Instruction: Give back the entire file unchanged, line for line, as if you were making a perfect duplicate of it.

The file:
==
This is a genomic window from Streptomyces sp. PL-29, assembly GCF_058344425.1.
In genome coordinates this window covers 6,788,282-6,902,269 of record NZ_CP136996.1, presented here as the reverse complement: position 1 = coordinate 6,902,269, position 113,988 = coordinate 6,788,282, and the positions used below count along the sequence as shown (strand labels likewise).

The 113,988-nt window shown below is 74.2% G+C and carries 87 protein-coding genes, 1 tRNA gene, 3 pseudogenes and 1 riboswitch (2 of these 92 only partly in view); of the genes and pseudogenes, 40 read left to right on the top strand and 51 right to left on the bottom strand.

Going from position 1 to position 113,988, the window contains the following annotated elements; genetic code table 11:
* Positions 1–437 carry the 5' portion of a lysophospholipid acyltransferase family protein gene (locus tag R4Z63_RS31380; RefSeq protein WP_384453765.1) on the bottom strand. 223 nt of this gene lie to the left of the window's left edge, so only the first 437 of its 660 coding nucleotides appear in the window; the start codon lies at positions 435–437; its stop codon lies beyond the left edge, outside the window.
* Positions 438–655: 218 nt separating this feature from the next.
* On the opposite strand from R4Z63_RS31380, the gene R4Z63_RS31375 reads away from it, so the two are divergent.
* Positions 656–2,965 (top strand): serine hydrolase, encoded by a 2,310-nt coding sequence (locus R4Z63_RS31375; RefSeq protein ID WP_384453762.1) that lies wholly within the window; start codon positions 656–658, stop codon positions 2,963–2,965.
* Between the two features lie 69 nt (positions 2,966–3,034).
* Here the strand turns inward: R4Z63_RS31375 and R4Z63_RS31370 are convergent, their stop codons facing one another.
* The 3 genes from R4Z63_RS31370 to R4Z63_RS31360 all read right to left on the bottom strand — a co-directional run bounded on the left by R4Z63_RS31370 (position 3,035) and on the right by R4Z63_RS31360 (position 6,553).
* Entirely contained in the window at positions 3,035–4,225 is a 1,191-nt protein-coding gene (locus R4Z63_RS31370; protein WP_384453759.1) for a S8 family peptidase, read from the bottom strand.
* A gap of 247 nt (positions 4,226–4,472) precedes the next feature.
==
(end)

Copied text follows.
This is a genomic window from Streptomyces sp. PL-29, assembly GCF_058344425.1.
In genome coordinates this window covers 6,788,282-6,902,269 of record NZ_CP136996.1, presented here as the reverse complement: position 1 = coordinate 6,902,269, position 113,988 = coordinate 6,788,282, and the positions used below count along the sequence as shown (strand labels likewise).

The 113,988-nt window shown below is 74.2% G+C and carries 87 protein-coding genes, 1 tRNA gene, 3 pseudogenes and 1 riboswitch (2 of these 92 only partly in view); of the genes and pseudogenes, 40 read left to right on the top strand and 51 right to left on the bottom strand.

Going from position 1 to position 113,988, the window contains the following annotated elements; genetic code table 11:
* Positions 1–437 carry the 5' portion of a lysophospholipid acyltransferase family protein gene (locus tag R4Z63_RS31380; RefSeq protein WP_384453765.1) on the bottom strand. 223 nt of this gene lie to the left of the window's left edge, so only the first 437 of its 660 coding nucleotides appear in the window; the start codon lies at positions 435–437; its stop codon lies beyond the left edge, outside the window.
* Positions 438–655: 218 nt separating this feature from the next.
* On the opposite strand from R4Z63_RS31380, the gene R4Z63_RS31375 reads away from it, so the two are divergent.
* Positions 656–2,965 (top strand): serine hydrolase, encoded by a 2,310-nt coding sequence (locus R4Z63_RS31375; RefSeq protein ID WP_384453762.1) that lies wholly within the window; start codon positions 656–658, stop codon positions 2,963–2,965.
* Between the two features lie 69 nt (positions 2,966–3,034).
* Here the strand turns inward: R4Z63_RS31375 and R4Z63_RS31370 are convergent, their stop codons facing one another.
* The 3 genes from R4Z63_RS31370 to R4Z63_RS31360 all read right to left on the bottom strand — a co-directional run bounded on the left by R4Z63_RS31370 (position 3,035) and on the right by R4Z63_RS31360 (position 6,553).
* Entirely contained in the window at positions 3,035–4,225 is a 1,191-nt protein-coding gene (locus R4Z63_RS31370; protein WP_384453759.1) for a S8 family peptidase, read from the bottom strand.
* A gap of 247 nt (positions 4,226–4,472) precedes the next feature.